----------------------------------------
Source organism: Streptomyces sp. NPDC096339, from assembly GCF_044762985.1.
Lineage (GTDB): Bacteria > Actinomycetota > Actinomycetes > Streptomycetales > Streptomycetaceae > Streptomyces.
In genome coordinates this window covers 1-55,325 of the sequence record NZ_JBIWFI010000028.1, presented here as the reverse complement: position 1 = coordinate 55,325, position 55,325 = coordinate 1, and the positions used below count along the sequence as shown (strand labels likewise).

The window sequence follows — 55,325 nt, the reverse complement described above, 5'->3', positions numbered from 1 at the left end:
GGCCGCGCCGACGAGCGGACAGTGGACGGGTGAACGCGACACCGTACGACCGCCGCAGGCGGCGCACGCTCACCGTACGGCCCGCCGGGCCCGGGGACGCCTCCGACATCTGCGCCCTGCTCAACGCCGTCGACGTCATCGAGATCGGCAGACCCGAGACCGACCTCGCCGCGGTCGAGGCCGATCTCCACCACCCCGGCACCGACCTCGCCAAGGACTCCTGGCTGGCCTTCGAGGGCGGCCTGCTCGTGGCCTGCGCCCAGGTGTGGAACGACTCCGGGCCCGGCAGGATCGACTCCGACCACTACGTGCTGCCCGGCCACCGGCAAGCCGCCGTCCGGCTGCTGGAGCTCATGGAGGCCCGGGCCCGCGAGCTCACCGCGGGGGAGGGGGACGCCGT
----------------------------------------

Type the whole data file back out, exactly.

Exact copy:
Source organism: Streptomyces sp. NPDC096339, from assembly GCF_044762985.1.
Lineage (GTDB): Bacteria > Actinomycetota > Actinomycetes > Streptomycetales > Streptomycetaceae > Streptomyces.
In genome coordinates this window covers 1-55,325 of the sequence record NZ_JBIWFI010000028.1, presented here as the reverse complement: position 1 = coordinate 55,325, position 55,325 = coordinate 1, and the positions used below count along the sequence as shown (strand labels likewise).

The window sequence follows — 55,325 nt, the reverse complement described above, 5'->3', positions numbered from 1 at the left end:
GGCCGCGCCGACGAGCGGACAGTGGACGGGTGAACGCGACACCGTACGACCGCCGCAGGCGGCGCACGCTCACCGTACGGCCCGCCGGGCCCGGGGACGCCTCCGACATCTGCGCCCTGCTCAACGCCGTCGACGTCATCGAGATCGGCAGACCCGAGACCGACCTCGCCGCGGTCGAGGCCGATCTCCACCACCCCGGCACCGACCTCGCCAAGGACTCCTGGCTGGCCTTCGAGGGCGGCCTGCTCGTGGCCTGCGCCCAGGTGTGGAACGACTCCGGGCCCGGCAGGATCGACTCCGACCACTACGTGCTGCCCGGCCACCGGCAAGCCGCCGTCCGGCTGCTGGAGCTCATGGAGGCCCGGGCCCGCGAGCTCACCGCGGGGGAGGGGGACGCCGT